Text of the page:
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Counting in Interlingue

Language overview

Forty-two in Interlingue The Occidental language is an international auxiliary language created by the Balto-German naval officer and teacher Edgar de Wahl. Published in 1922, and very popular in Europe during the 15 years before World War II, it was renamed Interlingue during the Cold War in order not to worry the Soviets.

Interlingue numbers list

  • 1 – un
  • 2 – du
  • 3 – tri
  • 4 – quar
  • 5 – quin
  • 6 – six
  • 7 – sett
  • 8 – ott
  • 9 – nin
  • 10 – deci
  • 11 – deciun
  • 12 – decidu
  • 13 – decitri
  • 14 – deciquar
  • 15 – deciquin
  • 16 – decisix
  • 17 – decisett
  • 18 – deciott
  • 19 – decinin
  • 20 – duant
  • 30 – triant
  • 40 – quarant
  • 50 – quinant
  • 60 – sixant
  • 70 – settant
  • 80 – ottant
  • 90 – ninant
  • 100 – cent
  • 1,000 – mill
  • one million – un million
  • one trillion – un billion

Interlingue numbering rules

Now that you’ve had a gist of the most useful numbers, let’s move to the writing rules for the tens, the compound numbers, and why not the hundreds, the thousands and beyond (if possible).

  • Digits from zero to nine are rendered by specific words: null [0], un [1], du [2], tri [3], quar [4], quin [5], six [6], sett [7], ott [8], and nin [9].
  • The tens are formed by suffixing the multiplier digit with ant, except for ten: deci [10], duant [20], triant [30], quarant [40], quinant [50], sixant [60], settant [70], ottant [80], and ninant [90].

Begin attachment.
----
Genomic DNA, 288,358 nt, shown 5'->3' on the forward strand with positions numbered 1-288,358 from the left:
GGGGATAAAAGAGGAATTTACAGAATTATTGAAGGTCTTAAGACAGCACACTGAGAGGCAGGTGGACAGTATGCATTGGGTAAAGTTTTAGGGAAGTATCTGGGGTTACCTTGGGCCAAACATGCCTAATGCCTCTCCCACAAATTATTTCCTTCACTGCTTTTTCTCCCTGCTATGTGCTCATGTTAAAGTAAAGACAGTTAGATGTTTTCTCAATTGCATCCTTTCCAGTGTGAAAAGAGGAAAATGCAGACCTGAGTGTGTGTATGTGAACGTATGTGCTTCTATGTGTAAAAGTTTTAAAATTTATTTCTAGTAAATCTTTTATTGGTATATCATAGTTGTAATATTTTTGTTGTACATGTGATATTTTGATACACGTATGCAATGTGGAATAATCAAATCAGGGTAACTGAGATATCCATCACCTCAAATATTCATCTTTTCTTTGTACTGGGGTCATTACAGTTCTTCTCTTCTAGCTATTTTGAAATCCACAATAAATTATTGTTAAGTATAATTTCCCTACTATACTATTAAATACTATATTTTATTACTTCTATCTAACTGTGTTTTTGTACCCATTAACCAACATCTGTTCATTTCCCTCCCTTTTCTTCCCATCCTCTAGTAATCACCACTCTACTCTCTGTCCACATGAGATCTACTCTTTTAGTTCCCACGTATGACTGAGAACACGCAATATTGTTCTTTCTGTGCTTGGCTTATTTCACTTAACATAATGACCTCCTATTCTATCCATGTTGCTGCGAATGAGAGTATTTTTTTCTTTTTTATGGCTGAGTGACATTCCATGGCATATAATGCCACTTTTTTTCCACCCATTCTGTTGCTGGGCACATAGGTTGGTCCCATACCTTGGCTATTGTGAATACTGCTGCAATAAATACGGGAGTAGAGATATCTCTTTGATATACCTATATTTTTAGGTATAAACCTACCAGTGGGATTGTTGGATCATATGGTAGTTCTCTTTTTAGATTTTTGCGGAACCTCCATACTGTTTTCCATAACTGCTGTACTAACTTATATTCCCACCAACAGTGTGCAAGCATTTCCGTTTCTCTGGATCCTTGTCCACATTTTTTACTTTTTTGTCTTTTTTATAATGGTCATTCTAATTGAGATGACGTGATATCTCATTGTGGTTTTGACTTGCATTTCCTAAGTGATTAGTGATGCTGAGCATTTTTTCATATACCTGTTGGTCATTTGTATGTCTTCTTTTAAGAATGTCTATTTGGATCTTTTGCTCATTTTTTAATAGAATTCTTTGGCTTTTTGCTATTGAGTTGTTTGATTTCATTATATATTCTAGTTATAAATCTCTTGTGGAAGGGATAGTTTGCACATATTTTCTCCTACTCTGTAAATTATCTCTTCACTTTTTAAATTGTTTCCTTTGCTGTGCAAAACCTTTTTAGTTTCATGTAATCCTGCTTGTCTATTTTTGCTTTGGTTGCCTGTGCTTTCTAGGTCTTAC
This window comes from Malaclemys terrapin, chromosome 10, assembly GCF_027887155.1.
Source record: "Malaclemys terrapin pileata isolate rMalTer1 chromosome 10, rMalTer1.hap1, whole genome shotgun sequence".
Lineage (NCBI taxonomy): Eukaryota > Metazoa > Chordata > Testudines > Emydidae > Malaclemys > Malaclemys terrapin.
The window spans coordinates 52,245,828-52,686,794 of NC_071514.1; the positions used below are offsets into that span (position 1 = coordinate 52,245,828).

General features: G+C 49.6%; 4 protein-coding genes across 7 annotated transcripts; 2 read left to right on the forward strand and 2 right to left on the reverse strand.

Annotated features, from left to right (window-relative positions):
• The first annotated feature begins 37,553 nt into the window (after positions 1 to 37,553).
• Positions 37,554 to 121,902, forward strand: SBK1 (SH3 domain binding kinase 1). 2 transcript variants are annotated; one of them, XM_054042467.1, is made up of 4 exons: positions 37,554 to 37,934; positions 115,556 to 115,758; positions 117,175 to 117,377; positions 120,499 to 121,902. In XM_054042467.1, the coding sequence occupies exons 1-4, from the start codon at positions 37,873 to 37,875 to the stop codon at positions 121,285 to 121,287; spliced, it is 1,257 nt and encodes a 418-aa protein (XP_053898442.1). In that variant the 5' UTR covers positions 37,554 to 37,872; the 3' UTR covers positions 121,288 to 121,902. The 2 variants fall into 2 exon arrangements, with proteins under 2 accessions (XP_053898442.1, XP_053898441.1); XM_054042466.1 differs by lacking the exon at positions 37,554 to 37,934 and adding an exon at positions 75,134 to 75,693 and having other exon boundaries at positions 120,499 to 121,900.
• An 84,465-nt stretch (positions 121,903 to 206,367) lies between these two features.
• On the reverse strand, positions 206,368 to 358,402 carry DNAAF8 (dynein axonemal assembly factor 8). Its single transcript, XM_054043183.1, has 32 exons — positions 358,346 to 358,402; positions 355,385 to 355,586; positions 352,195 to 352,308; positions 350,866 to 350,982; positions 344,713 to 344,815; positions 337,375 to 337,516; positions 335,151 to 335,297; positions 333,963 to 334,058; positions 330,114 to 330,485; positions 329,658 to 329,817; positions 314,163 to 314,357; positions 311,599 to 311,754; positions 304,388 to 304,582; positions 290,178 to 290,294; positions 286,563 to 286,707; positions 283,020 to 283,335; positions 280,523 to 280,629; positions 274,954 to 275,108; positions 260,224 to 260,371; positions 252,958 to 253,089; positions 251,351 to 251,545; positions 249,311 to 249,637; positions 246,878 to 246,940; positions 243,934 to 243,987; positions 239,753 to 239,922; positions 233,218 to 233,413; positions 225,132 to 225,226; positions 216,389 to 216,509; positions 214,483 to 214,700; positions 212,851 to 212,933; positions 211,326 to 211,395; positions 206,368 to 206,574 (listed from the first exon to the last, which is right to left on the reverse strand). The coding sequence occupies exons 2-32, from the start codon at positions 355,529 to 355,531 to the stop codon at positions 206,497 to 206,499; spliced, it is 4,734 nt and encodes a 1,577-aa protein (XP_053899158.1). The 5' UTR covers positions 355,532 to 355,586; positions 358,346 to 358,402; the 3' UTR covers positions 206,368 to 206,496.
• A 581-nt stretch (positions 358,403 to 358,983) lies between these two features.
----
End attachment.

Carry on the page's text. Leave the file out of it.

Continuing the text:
• The hundreds are formed like the tens, i.e. by prefixing the word for hundred (cent) with its multiplier digit, except for one hundred itself: cent [100], ducent [200], tricent [300], quarcent [400], quincent [500]…
  • The thousands are formed setting the multiplier digit before the word for thousand (mill) separated with a space, except for one thousand itself: mill [1,000], du mill [2,000], tri mill [3,000], quar mill [4,000], quin mill [5,000]…
  • Compound numbers are formed by stating the biggest number first, and going down the scale to the lower, separating them by a space, except between the ten and the unit (e.g.: decidu [12], quarcent quinantsix [456], du mill tricent quarantquin [2,345]).
  • Higher scale numbers follow the long scale numbers rule in which every new term greater than one million is one million times the previous term: million [million] (106), mill million [billion] (109), billion [trillion] (1012), mill billion [quadrillion] (1015), trillion [quintillion] (1018)…

Write a number in full in Interlingue

Let’s move now to the practice of the numbering rules in Interlingue. Will you guess how to write a number in full? Enter a number and try to write it down in your head, or maybe on a piece of paper, before displaying the result.

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Auxiliary languages

Afrihili, Babm, Bolak, Digisk Folkspraak, Esperanto, Folkspraak, Globasa, Glosa, Guosa, Idiom neutral, Ido, Intal, Interlingua, Interlingue, Interslavic, Kotava, Langue nouvelle, Latino sine flexione, Lingua Franca Nova, Lingwa de planeta, Mondial, Mondlango, Pandunia, Ro, Romanid, Slovio, Solresol, Sona, Spokil, Tutonish, Universalglot, Uropi, and Volapük.

Other supported languages

As the other currently supported languages are too numerous to list extensively here, please select a language from the full list of supported languages.

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